Initially, I thought our “Events”: page could work this same way, where each event would be a Post with an Event category. I found that after testing this, though, that it was very kludgy. WordPress is just not meant to be a calendar, and it’s *really* not supposed to be a calendar mixed with other content types as Posts. In the meantime, the calendar is still a page of hand-coded definition lists, but we’re looking for a better web-based calendar (and preferably one with an “iCal feed”: to make our church administrator’s life easier. Any suggestions would be greatly appreciated.

Speaking of feeds, the Village Church is now sporting some spiffy XML goodness. WordPress makes it dead simple to syndicate any content by adding a /feed to the end of any URL. Want a News feed?”:

This makes Podcasting “laughably easy”:”:

This link works in iTunes without a problem, so I published it to the iTunes “Religion & Spirituality” directory. You can now subscribe to the Village Church in iTunes. πŸ™‚ We’ll hold off on announcing that, though, until I write some warm and fuzzy “getting started” content “like WNYC”: has.

Migrating our site design wasn’t trivial, but wasn’t really hard, either. Since we’d already moved everything to valdiating HTML/CSS, putting in the WordPress tags instead of static content was just a matter of time. We also needed to work out some of the text formatting on the pages once we were done with the design.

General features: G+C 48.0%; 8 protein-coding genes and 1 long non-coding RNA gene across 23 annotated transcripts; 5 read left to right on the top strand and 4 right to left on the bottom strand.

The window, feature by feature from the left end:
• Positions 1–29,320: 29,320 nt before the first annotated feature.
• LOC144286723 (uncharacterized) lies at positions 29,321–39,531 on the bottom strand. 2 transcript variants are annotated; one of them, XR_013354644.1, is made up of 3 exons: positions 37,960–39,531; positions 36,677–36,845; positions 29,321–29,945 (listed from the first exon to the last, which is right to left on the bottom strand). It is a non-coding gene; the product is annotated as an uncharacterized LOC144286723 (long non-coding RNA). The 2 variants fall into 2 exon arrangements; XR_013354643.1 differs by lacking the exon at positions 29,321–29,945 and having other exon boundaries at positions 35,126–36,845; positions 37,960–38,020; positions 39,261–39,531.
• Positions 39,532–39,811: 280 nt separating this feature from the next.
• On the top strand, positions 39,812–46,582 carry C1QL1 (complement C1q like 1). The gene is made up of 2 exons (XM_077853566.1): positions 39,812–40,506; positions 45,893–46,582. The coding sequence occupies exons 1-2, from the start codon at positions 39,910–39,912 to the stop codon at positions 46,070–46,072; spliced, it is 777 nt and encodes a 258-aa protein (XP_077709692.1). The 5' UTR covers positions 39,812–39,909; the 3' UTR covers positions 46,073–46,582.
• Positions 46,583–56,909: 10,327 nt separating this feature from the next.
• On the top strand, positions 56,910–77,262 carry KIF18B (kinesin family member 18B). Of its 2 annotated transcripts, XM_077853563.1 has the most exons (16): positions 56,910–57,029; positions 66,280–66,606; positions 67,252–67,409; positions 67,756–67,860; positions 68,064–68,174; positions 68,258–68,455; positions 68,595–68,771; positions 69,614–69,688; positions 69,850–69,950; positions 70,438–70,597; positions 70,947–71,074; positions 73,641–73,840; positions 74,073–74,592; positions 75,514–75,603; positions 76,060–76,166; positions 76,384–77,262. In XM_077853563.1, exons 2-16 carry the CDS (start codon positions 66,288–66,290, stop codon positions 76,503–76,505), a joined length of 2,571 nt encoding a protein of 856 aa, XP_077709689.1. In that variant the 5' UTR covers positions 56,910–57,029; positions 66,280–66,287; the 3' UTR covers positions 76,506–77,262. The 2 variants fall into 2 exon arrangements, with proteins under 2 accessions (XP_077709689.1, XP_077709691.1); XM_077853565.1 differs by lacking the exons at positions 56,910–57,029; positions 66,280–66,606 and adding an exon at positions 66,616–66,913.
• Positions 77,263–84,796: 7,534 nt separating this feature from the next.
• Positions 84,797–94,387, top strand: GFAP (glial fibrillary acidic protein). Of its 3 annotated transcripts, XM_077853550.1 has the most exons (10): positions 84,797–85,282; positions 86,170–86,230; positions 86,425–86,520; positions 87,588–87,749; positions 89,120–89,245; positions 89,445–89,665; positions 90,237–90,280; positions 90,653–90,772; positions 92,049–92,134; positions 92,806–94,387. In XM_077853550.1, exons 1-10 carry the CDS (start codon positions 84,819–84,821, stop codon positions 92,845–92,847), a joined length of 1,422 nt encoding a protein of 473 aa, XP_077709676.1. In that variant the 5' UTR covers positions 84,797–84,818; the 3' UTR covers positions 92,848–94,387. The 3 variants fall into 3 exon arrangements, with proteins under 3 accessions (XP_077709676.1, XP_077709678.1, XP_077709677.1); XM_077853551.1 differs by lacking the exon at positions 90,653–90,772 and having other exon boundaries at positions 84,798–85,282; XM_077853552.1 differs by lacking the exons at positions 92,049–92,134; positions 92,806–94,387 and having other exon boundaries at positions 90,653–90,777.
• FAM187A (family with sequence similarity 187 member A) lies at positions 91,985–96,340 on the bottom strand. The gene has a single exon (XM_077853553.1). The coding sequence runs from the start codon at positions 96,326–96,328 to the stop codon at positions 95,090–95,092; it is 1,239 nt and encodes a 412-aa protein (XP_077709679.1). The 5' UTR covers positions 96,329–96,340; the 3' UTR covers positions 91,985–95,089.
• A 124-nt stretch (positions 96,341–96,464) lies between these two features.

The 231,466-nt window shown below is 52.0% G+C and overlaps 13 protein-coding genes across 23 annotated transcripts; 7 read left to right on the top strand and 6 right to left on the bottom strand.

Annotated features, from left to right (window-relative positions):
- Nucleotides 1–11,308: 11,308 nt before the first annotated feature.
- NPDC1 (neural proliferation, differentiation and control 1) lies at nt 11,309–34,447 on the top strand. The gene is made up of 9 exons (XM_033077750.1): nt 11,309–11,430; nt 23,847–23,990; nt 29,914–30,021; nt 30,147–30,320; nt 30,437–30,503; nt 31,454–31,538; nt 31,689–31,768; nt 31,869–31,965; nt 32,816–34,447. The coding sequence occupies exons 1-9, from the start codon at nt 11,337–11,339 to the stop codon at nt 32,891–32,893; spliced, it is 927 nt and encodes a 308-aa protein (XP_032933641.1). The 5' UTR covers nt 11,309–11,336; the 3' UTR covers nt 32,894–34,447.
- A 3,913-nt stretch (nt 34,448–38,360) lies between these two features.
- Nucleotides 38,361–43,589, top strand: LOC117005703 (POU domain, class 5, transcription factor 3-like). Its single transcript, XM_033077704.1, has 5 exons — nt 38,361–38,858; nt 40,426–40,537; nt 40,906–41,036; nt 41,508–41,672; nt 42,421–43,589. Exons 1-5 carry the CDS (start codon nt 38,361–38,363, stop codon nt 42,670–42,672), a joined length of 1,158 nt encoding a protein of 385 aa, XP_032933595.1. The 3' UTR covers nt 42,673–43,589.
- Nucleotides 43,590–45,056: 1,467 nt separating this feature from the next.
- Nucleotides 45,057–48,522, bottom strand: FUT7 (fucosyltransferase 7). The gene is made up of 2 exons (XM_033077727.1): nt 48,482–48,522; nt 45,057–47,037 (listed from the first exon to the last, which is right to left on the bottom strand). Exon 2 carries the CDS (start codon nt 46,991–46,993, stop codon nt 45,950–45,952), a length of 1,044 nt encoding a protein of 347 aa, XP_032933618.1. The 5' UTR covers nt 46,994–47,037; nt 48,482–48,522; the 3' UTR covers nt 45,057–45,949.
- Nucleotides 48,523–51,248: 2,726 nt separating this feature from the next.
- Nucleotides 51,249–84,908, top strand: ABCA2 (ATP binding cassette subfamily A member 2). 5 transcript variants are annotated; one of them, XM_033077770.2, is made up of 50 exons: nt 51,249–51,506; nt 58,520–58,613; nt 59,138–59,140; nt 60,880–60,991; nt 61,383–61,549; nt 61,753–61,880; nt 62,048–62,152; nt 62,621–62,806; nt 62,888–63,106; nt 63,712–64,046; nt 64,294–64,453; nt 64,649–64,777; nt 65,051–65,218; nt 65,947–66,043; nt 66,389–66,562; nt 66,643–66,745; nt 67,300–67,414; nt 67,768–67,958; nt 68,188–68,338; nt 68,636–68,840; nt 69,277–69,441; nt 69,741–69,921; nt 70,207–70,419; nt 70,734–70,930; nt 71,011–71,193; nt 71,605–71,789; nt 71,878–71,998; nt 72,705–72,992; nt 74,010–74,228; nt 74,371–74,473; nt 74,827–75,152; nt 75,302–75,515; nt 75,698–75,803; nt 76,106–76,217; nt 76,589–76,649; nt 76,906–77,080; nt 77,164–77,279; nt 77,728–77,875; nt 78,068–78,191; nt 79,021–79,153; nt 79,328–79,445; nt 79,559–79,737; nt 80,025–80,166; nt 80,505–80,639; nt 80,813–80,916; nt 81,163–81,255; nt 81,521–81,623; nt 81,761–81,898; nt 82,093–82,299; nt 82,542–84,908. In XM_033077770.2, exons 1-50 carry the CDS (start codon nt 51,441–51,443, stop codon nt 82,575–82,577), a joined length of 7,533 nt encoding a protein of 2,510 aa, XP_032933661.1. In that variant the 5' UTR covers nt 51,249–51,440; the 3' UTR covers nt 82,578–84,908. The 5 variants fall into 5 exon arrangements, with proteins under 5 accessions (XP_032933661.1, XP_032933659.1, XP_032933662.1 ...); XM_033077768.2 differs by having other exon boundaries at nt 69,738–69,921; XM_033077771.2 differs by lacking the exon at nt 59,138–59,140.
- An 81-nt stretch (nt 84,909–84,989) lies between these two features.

The implementation of WordPress isn’t huge in terms of adding features or new functionality, but it does create a stable platform for us to build on as we continue to bring more of our community experience to the web. Things like comments, adding more types of “Worship” content (not just the Sermons), and involving other ministry leaders in posting their own material will enable others outside the church to see what the Village Church is all about.

10 thoughts on “Launched: The Village Church on WordPress

  1. As usual, way to go! I’d hire you in a second. Oh wait a minute, I did…

    FYI, when I click on the “listen now” link on the sermons page, I get an “Error 404 – Not Found” message on a strange page. Are you aware of this?


  2. “Mike”:, thanks! I had seen phpiCalendar, but I should take a closer look. I don’t think we’ll be able to set up iCal for our church admin (she’s on a PC), but if the web user interface is easy enough, this could be a good solution.